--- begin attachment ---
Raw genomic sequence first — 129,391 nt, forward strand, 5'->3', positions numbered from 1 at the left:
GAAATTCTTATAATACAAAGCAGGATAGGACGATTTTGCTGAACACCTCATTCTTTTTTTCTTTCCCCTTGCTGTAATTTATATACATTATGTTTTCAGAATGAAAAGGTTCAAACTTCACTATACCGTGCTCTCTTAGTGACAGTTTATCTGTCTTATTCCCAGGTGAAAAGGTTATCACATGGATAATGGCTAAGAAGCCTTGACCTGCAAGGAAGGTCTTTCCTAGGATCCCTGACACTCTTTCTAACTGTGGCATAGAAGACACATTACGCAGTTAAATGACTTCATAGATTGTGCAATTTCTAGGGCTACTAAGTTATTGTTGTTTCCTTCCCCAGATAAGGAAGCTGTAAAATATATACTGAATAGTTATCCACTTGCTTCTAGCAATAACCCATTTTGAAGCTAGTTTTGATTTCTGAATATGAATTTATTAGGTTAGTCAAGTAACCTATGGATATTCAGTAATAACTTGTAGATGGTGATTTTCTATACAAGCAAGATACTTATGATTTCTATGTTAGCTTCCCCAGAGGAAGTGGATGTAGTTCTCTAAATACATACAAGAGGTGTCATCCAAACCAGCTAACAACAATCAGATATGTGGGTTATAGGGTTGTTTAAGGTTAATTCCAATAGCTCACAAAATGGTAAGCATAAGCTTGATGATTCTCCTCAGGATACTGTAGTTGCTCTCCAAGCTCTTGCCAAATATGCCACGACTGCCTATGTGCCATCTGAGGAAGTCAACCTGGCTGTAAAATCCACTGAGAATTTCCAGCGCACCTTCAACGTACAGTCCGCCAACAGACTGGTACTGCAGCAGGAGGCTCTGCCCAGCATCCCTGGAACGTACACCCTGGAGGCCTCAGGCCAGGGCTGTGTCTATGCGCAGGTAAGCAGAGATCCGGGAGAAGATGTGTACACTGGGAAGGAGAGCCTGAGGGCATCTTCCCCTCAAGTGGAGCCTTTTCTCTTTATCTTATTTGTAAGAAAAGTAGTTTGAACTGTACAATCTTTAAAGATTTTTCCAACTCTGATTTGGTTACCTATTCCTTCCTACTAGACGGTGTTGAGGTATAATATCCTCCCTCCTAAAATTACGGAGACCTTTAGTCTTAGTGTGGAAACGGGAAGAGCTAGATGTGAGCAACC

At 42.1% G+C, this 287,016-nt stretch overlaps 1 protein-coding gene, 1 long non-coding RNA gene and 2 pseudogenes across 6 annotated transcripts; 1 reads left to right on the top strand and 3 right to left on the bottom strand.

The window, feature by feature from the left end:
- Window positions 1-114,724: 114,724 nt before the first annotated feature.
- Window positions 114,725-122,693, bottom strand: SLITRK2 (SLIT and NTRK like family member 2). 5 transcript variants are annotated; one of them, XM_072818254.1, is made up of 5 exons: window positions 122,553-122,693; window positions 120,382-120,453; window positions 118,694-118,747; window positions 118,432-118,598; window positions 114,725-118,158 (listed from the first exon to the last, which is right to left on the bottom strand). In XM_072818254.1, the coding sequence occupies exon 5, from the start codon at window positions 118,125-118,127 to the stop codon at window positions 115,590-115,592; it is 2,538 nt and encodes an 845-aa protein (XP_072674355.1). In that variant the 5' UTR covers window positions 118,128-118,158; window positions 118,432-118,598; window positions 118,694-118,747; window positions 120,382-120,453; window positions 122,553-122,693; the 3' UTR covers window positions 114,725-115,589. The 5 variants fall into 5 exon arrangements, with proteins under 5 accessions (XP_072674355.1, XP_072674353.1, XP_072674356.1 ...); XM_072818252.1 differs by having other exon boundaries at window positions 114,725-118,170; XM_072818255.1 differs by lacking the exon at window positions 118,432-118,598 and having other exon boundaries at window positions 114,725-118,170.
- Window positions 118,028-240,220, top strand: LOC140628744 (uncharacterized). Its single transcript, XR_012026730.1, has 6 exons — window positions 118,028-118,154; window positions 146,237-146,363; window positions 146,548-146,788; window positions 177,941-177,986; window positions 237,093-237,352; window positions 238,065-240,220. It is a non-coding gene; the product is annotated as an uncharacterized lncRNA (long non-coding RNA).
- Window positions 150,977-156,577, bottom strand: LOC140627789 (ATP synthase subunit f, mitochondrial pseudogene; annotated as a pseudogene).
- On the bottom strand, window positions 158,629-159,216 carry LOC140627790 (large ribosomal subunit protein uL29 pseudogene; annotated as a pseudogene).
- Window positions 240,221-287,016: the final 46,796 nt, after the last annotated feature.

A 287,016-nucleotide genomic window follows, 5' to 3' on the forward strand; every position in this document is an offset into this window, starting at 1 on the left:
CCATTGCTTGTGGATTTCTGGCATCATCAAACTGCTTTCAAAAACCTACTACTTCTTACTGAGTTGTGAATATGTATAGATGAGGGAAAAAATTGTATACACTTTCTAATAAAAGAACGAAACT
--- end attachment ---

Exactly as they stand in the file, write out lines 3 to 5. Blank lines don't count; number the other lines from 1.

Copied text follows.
At 42.1% G+C, this 287,016-nt stretch overlaps 1 protein-coding gene, 1 long non-coding RNA gene and 2 pseudogenes across 6 annotated transcripts; 1 reads left to right on the top strand and 3 right to left on the bottom strand.

The window, feature by feature from the left end:
- Window positions 1-114,724: 114,724 nt before the first annotated feature.